Evolving Optimal Neural Networks Using Genetic Algorithms with Occam's Razor
 COMPLEX SYSTEMS
, 1993
"... Genetic algorithms have been used for neural networks in two main ways: to optimize the network architecture and to train the weights of a fixed architecture. While most previous work focuses on only one of these two options, this paper investigates an alternative evolutionary approach called Breed ..."
Abstract

Cited by 45 (7 self)
 Add to MetaCart
Genetic algorithms have been used for neural networks in two main ways: to optimize the network architecture and to train the weights of a fixed architecture. While most previous work focuses on only one of these two options, this paper investigates an alternative evolutionary approach called Breeder Genetic Programming (BGP) in which the architecture and the weights are optimized simultaneously. The genotype of each network is represented as a tree whose depth and width are dynamically adapted to the particular application by specifically defined genetic operators. The weights are trained by a nextascent hillclimbing search. A new fitness function is proposed that quantifies the principle of Occam's razor. It makes an optimal tradeoff between the error fitting ability and the parsimony of the network. Simulation results on two benchmark problems of differing complexity suggest that the method finds minimal size networks on clean data. The experiments on noisy data show...
Combinations of Weak Classifiers
, 1997
"... To obtain classification systems with both good generalizatìon performance and efficiency in space and time, we propose a learning method based on combinations of weak classifiers, where weak classifiers are linear classifiers (perceptrons) which can do a little better than making random guesses. A ..."
Abstract

Cited by 37 (1 self)
 Add to MetaCart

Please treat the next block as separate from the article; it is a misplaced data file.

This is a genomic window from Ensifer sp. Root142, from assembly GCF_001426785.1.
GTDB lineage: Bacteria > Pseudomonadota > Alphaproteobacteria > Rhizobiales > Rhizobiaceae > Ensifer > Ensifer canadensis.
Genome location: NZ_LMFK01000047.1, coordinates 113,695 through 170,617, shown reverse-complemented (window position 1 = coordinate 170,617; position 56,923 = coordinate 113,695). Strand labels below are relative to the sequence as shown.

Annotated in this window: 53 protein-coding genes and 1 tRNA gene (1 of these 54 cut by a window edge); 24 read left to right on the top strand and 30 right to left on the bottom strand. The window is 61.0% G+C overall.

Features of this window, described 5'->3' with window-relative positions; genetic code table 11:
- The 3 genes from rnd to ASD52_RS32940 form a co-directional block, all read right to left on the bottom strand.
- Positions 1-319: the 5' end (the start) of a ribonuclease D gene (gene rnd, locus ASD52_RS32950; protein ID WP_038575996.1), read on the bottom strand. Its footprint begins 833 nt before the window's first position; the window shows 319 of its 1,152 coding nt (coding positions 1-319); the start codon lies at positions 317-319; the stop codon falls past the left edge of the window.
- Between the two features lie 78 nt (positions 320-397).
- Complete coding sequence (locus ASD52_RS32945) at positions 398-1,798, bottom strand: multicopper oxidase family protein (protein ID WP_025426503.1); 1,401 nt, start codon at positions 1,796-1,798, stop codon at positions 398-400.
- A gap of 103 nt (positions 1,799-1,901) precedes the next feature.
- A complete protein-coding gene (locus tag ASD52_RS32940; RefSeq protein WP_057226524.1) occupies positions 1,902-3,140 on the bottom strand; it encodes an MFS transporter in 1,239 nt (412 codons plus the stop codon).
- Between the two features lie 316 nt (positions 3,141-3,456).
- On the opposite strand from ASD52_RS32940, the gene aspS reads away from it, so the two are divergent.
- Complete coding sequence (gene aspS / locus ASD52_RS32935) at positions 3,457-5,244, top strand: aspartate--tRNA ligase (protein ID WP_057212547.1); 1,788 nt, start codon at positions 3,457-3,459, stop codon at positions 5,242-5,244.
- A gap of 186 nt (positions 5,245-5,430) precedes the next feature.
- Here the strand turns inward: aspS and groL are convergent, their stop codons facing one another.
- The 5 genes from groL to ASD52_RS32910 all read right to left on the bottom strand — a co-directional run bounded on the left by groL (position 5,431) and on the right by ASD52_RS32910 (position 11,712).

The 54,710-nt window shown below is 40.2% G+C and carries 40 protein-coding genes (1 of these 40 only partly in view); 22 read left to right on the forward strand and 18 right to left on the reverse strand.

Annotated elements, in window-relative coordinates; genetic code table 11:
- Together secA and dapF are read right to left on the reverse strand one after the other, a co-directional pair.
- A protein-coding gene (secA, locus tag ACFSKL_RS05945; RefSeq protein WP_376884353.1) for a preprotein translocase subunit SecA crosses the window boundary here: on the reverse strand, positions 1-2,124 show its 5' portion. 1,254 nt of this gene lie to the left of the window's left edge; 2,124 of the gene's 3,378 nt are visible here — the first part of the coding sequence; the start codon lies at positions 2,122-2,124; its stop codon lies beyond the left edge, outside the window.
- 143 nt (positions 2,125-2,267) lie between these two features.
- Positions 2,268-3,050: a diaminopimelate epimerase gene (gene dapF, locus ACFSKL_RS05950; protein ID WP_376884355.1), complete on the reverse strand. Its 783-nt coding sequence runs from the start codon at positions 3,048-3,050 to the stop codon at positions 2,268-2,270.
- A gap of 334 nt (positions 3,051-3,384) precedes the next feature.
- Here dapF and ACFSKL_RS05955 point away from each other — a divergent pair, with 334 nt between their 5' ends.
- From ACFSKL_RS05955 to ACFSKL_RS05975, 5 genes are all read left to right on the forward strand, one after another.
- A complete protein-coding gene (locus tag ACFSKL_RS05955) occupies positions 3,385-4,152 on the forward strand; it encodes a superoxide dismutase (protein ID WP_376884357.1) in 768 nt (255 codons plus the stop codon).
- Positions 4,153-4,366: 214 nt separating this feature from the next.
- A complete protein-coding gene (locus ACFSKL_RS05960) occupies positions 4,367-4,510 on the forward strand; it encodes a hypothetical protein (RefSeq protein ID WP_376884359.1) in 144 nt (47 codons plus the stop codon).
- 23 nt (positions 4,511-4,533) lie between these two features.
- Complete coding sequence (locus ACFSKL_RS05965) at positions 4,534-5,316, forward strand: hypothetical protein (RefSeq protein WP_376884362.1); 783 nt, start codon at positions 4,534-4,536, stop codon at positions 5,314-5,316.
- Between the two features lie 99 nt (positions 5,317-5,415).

To obtain classification systems with both good generalizatìon performance and efficiency in space and time, we propose a learning method based on combinations of weak classifiers, where weak classifiers are linear classifiers (perceptrons) which can do a little better than making random guesses. A randomized algorithm is proposed to find the weak classifiers. They are then combined through a majority vote. As demonstrated through systematic experiments, the method developed is able to obtain combinations of weak classifiers with good generalization performance and a fast training time on a variety of test problems and real applications. Theoretical analysis on one of the test problems investigated in our experiments provides insights on when and why the proposed method works. In particular, when the strength of weak classifiers is properly chosen, combinations of weak classifiers can achieve a good generalization performance with polynomial space and timecomplexity.
On Overfitting Avoidance As Bias
 SFI TR
, 1993
"... In supervised learning it is commonly believed that penalizing complex functions helps one avoid "overfitting" functions to data, and therefore improves generalization. It is also commonly believed that crossvalidation is an effective way to choose amongst algorithms for fitting functions ..."
Abstract

Cited by 34 (7 self)
 Add to MetaCart
In supervised learning it is commonly believed that penalizing complex functions helps one avoid "overfitting" functions to data, and therefore improves generalization. It is also commonly believed that crossvalidation is an effective way to choose amongst algorithms for fitting functions to data. In a recent paper, Schaffer (1993) presents experimental evidence disputing these claims. The current paper consists of a formal analysis of these contentions of Schaffer's. It proves that his contentions are valid, although some of his experiments must be interpreted with caution.